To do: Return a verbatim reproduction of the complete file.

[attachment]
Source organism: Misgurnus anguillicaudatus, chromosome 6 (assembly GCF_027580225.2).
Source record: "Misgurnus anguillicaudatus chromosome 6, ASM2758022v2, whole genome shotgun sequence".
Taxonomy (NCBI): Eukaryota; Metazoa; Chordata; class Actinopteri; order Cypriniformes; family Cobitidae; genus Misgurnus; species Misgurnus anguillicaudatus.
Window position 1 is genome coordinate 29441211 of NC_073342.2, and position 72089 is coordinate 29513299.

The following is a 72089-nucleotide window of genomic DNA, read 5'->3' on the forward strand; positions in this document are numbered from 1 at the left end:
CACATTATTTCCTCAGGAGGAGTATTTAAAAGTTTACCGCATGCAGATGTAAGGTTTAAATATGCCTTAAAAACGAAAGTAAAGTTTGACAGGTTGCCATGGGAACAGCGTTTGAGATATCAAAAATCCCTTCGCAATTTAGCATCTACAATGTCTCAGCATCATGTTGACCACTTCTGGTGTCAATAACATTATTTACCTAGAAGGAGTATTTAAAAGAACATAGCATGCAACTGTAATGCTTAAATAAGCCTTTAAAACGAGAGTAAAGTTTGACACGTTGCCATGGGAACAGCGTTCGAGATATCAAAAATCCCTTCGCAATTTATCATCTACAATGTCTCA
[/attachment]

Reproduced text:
Source organism: Misgurnus anguillicaudatus, chromosome 6 (assembly GCF_027580225.2).
Source record: "Misgurnus anguillicaudatus chromosome 6, ASM2758022v2, whole genome shotgun sequence".
Taxonomy (NCBI): Eukaryota; Metazoa; Chordata; class Actinopteri; order Cypriniformes; family Cobitidae; genus Misgurnus; species Misgurnus anguillicaudatus.
Window position 1 is genome coordinate 29441211 of NC_073342.2, and position 72089 is coordinate 29513299.

The following is a 72089-nucleotide window of genomic DNA, read 5'->3' on the forward strand; positions in this document are numbered from 1 at the left end:
CACATTATTTCCTCAGGAGGAGTATTTAAAAGTTTACCGCATGCAGATGTAAGGTTTAAATATGCCTTAAAAACGAAAGTAAAGTTTGACAGGTTGCCATGGGAACAGCGTTTGAGATATCAAAAATCCCTTCGCAATTTAGCATCTACAATGTCTCAGCATCATGTTGACCACTTCTGGTGTCAATAACATTATTTACCTAGAAGGAGTATTTAAAAGAACATAGCATGCAACTGTAATGCTTAAATAAGCCTTTAAAACGAGAGTAAAGTTTGACACGTTGCCATGGGAACAGCGTTCGAGATATCAAAAATCCCTTCGCAATTTATCATCTACAATGTCTCA